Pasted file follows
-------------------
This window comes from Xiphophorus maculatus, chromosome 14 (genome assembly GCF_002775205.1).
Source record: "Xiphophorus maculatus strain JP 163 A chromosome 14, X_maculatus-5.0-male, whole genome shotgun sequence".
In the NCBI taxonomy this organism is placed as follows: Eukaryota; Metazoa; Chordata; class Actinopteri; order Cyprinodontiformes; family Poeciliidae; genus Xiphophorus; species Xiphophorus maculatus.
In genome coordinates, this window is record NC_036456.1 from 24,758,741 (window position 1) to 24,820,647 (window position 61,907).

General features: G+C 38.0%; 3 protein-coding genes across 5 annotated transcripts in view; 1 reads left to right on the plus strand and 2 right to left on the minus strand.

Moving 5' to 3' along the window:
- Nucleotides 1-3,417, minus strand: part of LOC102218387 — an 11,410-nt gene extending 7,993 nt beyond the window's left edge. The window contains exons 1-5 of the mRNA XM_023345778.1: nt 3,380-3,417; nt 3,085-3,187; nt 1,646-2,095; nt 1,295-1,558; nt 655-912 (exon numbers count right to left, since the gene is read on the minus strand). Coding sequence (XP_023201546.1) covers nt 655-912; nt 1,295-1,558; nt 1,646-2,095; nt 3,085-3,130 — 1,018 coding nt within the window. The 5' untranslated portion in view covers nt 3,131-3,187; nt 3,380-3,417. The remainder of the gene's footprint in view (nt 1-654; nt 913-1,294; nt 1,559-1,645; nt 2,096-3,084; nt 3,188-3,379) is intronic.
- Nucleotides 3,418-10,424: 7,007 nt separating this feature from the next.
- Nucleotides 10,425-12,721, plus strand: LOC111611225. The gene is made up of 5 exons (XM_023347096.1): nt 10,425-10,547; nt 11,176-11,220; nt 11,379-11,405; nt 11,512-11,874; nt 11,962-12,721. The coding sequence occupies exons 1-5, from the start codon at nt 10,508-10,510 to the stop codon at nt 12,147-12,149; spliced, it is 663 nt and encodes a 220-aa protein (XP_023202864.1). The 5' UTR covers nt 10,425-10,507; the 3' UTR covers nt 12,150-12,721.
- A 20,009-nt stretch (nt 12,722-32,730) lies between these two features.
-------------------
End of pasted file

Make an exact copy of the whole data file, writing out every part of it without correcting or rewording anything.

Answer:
This window comes from Xiphophorus maculatus, chromosome 14 (genome assembly GCF_002775205.1).
Source record: "Xiphophorus maculatus strain JP 163 A chromosome 14, X_maculatus-5.0-male, whole genome shotgun sequence".
In the NCBI taxonomy this organism is placed as follows: Eukaryota; Metazoa; Chordata; class Actinopteri; order Cyprinodontiformes; family Poeciliidae; genus Xiphophorus; species Xiphophorus maculatus.
In genome coordinates, this window is record NC_036456.1 from 24,758,741 (window position 1) to 24,820,647 (window position 61,907).

General features: G+C 38.0%; 3 protein-coding genes across 5 annotated transcripts in view; 1 reads left to right on the plus strand and 2 right to left on the minus strand.

Moving 5' to 3' along the window:
- Nucleotides 1-3,417, minus strand: part of LOC102218387 — an 11,410-nt gene extending 7,993 nt beyond the window's left edge. The window contains exons 1-5 of the mRNA XM_023345778.1: nt 3,380-3,417; nt 3,085-3,187; nt 1,646-2,095; nt 1,295-1,558; nt 655-912 (exon numbers count right to left, since the gene is read on the minus strand). Coding sequence (XP_023201546.1) covers nt 655-912; nt 1,295-1,558; nt 1,646-2,095; nt 3,085-3,130 — 1,018 coding nt within the window. The 5' untranslated portion in view covers nt 3,131-3,187; nt 3,380-3,417. The remainder of the gene's footprint in view (nt 1-654; nt 913-1,294; nt 1,559-1,645; nt 2,096-3,084; nt 3,188-3,379) is intronic.
- Nucleotides 3,418-10,424: 7,007 nt separating this feature from the next.
- Nucleotides 10,425-12,721, plus strand: LOC111611225. The gene is made up of 5 exons (XM_023347096.1): nt 10,425-10,547; nt 11,176-11,220; nt 11,379-11,405; nt 11,512-11,874; nt 11,962-12,721. The coding sequence occupies exons 1-5, from the start codon at nt 10,508-10,510 to the stop codon at nt 12,147-12,149; spliced, it is 663 nt and encodes a 220-aa protein (XP_023202864.1). The 5' UTR covers nt 10,425-10,507; the 3' UTR covers nt 12,150-12,721.
- A 20,009-nt stretch (nt 12,722-32,730) lies between these two features.